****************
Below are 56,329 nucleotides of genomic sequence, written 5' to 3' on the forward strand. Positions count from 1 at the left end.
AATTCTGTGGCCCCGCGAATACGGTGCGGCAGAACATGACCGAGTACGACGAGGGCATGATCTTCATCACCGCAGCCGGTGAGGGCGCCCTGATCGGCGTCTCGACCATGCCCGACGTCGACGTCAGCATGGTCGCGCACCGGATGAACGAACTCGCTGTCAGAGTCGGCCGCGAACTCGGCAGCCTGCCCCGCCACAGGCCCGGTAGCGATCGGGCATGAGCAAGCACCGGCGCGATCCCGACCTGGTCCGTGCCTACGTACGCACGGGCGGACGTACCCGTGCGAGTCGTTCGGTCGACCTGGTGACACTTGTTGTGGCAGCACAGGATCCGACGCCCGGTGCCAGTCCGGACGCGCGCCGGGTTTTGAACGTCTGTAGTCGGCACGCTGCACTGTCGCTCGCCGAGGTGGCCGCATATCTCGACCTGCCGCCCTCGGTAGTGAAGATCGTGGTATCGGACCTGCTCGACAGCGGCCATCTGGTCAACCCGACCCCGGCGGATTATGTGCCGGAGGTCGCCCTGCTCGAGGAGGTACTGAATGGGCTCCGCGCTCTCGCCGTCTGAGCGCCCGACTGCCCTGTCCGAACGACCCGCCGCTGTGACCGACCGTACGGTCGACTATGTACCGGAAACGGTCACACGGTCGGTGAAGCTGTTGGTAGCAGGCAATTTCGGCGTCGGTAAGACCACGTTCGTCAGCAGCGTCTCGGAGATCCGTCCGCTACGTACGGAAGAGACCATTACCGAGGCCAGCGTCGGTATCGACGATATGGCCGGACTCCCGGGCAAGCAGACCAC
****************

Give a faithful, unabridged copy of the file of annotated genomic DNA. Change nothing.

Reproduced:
Below are 56,329 nucleotides of genomic sequence, written 5' to 3' on the forward strand. Positions count from 1 at the left end.
AATTCTGTGGCCCCGCGAATACGGTGCGGCAGAACATGACCGAGTACGACGAGGGCATGATCTTCATCACCGCAGCCGGTGAGGGCGCCCTGATCGGCGTCTCGACCATGCCCGACGTCGACGTCAGCATGGTCGCGCACCGGATGAACGAACTCGCTGTCAGAGTCGGCCGCGAACTCGGCAGCCTGCCCCGCCACAGGCCCGGTAGCGATCGGGCATGAGCAAGCACCGGCGCGATCCCGACCTGGTCCGTGCCTACGTACGCACGGGCGGACGTACCCGTGCGAGTCGTTCGGTCGACCTGGTGACACTTGTTGTGGCAGCACAGGATCCGACGCCCGGTGCCAGTCCGGACGCGCGCCGGGTTTTGAACGTCTGTAGTCGGCACGCTGCACTGTCGCTCGCCGAGGTGGCCGCATATCTCGACCTGCCGCCCTCGGTAGTGAAGATCGTGGTATCGGACCTGCTCGACAGCGGCCATCTGGTCAACCCGACCCCGGCGGATTATGTGCCGGAGGTCGCCCTGCTCGAGGAGGTACTGAATGGGCTCCGCGCTCTCGCCGTCTGAGCGCCCGACTGCCCTGTCCGAACGACCCGCCGCTGTGACCGACCGTACGGTCGACTATGTACCGGAAACGGTCACACGGTCGGTGAAGCTGTTGGTAGCAGGCAATTTCGGCGTCGGTAAGACCACGTTCGTCAGCAGCGTCTCGGAGATCCGTCCGCTACGTACGGAAGAGACCATTACCGAGGCCAGCGTCGGTATCGACGATATGGCCGGACTCCCGGGCAAGCAGACCAC